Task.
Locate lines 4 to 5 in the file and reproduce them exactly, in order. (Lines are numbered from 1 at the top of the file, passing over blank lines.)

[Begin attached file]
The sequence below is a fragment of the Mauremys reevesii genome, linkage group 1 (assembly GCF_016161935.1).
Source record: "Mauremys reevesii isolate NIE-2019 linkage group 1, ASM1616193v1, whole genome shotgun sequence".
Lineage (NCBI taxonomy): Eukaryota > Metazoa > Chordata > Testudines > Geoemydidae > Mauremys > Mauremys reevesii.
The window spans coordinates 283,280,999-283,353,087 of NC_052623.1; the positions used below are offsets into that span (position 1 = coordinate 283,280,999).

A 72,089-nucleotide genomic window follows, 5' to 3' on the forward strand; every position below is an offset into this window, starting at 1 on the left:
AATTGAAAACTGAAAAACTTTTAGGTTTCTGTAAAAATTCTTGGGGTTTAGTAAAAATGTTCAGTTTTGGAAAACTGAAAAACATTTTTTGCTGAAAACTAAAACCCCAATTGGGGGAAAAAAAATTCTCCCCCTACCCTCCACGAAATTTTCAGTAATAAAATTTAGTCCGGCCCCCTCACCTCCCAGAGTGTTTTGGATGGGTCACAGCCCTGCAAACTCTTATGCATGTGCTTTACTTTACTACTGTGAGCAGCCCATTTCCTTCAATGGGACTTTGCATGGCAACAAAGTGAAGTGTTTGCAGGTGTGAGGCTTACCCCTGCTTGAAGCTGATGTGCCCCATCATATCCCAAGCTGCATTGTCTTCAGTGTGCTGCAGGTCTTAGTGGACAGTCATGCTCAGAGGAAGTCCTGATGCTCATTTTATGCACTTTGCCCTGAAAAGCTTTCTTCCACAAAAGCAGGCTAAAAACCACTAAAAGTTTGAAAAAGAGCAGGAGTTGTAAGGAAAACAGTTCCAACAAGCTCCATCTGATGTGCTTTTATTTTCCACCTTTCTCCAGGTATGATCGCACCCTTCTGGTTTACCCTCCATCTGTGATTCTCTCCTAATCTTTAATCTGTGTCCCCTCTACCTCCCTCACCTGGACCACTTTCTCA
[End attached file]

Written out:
The window spans coordinates 283,280,999-283,353,087 of NC_052623.1; the positions used below are offsets into that span (position 1 = coordinate 283,280,999).

A 72,089-nucleotide genomic window follows, 5' to 3' on the forward strand; every position below is an offset into this window, starting at 1 on the left: